From my recollection, it was supposed to have been about 1 1/2 miles of mainly uphill and then some fun downhill, which in ’18, I was in enough hip pain that it wasn’t very enjoyable. The map said it was only about a mile. In reality, it was probably about 2 miles because once I got to a mile, I could look ahead and it was just nothing but looking up. About halfway through after power hiking some of the hills, I got the point where it was heading downhill and looking like more fun again.
Admittedly, this stretch of road is desolate and if you don’t like being out in the middle of nowhere alone, you could be freaked out pretty easily. I was doing really well and then a vehicle that wasn’t a Ragnar Van came past and honked it’s horn at me. It starteld me and I jumped a bit to the side, catching the side of the road, and rolling my ankle left ankle. Luckily, I didn’t really sprain it as it rolled through it and got my next step on without falling but unfortunately the awkwardness of the step caused me to tweak my right groin muscle. I slowed down a good bit before taking off again, hoping that it would loosen up a bit, which it did and I was able to complete it with a time that was a considerable improvement on the previous year.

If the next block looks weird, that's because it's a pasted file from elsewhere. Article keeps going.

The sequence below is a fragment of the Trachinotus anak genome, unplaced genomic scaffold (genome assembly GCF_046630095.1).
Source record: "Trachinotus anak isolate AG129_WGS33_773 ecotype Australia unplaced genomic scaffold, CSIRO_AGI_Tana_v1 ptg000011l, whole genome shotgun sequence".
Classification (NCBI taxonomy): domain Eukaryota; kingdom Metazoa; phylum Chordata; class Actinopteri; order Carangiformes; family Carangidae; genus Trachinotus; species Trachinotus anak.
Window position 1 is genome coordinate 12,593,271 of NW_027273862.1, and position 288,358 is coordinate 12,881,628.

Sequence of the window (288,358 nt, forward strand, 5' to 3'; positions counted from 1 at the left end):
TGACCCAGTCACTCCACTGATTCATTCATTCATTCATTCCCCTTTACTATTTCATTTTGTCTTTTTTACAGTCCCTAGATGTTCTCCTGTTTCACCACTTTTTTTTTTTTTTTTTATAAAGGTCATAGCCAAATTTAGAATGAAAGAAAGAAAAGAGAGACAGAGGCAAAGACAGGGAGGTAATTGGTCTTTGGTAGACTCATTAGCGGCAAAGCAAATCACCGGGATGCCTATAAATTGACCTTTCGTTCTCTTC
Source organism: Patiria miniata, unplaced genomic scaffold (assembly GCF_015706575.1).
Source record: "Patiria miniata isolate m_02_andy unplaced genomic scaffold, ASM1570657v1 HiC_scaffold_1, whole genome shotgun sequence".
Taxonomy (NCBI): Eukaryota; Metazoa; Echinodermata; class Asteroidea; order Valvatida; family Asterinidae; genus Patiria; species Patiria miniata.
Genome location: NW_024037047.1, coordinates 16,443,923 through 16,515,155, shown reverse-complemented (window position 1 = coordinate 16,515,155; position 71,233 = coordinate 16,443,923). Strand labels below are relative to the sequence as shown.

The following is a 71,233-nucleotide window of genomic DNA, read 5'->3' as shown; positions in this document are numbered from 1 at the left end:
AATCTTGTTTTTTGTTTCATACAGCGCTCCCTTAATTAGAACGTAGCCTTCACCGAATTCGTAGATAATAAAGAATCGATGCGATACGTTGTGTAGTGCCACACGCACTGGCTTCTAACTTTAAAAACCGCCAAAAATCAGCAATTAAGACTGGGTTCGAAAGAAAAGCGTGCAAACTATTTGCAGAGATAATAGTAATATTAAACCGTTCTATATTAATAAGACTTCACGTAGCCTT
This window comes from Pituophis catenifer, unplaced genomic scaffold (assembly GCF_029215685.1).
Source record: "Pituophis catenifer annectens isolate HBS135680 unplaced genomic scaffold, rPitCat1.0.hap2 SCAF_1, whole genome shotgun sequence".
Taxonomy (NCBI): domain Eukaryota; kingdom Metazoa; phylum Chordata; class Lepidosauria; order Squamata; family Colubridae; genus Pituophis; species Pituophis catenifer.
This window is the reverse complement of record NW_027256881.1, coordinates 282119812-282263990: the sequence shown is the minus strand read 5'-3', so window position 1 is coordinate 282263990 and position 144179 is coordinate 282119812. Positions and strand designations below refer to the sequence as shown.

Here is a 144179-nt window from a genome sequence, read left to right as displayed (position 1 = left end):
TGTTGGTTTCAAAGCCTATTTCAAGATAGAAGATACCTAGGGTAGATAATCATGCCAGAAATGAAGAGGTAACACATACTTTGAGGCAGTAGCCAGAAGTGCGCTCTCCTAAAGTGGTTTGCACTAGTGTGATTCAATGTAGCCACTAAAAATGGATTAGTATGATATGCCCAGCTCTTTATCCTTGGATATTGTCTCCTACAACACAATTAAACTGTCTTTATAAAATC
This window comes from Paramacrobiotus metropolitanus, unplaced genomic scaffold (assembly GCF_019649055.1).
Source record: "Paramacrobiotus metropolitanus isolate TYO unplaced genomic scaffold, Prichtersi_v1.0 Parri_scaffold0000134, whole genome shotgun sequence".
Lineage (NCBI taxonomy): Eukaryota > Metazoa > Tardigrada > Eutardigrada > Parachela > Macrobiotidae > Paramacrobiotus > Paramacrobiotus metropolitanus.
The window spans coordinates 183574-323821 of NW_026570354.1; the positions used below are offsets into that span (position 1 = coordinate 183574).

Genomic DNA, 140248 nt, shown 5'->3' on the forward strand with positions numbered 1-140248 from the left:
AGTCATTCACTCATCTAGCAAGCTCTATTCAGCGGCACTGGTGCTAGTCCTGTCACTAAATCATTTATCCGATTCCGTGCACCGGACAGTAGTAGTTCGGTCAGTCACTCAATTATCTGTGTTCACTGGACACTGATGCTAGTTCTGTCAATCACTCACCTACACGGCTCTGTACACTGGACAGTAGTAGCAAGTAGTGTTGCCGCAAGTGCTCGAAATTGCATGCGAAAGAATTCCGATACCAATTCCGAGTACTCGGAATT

This makes it all sound pretty rough and I’m not going to lie, our track record with night runs isn’t great. I think of the 5 that I’ve had, only 1 or 2 have been good, but conquering them is something special and after freezing our butts off in ’18, to be able to come back and deal with the rain, covering for a lost runner, pain, and injury, it’s always satisfying to finish it off.
Good morning! With so little going on of late, there’s not much to chat about so I thought I’d start a series of posts about Runners Doing Good, formerly Runnin’ Not Walken’s, Top 10 moments from the last 5 years.
Granted most of these will be through my eyes but then again, I’m the one that’s organized the team during this time and the only one who’s run all 5 Ragnars so I have both a personally view on some of these as well as the big picture of having watched the runners work so hard to conquer these courses. It’s been something pretty special to observe so I’m excited to share these moments with you over the coming weeks.
I’ll drop 1-2 per week, describing the moment with pictures and then may provide a bit of video commentary on occasion.
You may see some pictures like this:
The first one will land on Thursday, May 21st! Talk to you then!
In the article from the other day, one of the team goals was to become self-sustaining. That’s not an easy thing to become when you’re a group of runners, doing this for fun, but with a purpose. We’re not a Non-Profit who can go out there, organize, and bring in donations that benefit us directly.
Every dollar that we’ve raised has gone directly to the groups that we’ve worked to raise money for and we’ve not kept a penny. Sponsorships that we’ve received throughout the years have helped with operations but none of that is kept from year to year. If we had anything left over, those monies went directly into our fundraiser.